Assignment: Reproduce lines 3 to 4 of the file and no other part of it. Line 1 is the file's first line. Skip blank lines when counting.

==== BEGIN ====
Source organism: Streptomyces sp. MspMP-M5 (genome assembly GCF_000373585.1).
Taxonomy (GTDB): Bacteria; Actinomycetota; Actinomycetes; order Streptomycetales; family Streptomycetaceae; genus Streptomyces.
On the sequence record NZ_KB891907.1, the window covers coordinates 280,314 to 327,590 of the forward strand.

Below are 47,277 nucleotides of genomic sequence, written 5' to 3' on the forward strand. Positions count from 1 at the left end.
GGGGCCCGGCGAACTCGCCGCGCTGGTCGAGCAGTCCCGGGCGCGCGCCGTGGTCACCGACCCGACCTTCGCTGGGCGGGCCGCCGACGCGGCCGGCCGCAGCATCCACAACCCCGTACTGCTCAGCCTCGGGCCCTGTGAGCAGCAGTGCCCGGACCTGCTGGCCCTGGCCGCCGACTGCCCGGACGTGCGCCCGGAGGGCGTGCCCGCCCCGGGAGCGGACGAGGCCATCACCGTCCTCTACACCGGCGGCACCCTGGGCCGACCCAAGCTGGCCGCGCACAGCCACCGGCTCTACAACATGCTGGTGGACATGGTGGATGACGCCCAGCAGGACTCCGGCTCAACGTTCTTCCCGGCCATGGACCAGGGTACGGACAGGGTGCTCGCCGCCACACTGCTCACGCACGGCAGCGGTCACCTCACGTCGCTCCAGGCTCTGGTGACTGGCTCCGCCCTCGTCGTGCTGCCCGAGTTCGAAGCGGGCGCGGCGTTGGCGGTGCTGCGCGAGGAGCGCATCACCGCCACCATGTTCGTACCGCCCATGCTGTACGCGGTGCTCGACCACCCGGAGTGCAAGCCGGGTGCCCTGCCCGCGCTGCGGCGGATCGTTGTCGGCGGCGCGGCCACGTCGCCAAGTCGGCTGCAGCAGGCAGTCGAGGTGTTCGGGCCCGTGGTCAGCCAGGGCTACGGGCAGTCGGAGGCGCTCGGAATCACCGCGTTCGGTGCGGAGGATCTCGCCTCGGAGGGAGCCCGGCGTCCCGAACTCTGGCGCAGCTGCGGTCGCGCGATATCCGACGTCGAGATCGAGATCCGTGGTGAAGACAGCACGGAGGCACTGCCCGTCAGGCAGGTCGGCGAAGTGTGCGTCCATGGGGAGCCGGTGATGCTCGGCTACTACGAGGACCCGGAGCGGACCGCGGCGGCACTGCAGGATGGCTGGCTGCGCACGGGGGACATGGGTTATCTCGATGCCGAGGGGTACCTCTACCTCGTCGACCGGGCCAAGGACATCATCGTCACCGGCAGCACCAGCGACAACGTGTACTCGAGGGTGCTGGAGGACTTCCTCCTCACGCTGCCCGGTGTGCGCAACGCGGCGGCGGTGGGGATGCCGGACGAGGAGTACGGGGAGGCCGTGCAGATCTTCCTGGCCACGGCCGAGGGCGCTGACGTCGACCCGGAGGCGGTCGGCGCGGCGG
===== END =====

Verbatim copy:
On the sequence record NZ_KB891907.1, the window covers coordinates 280,314 to 327,590 of the forward strand.

Below are 47,277 nucleotides of genomic sequence, written 5' to 3' on the forward strand. Positions count from 1 at the left end.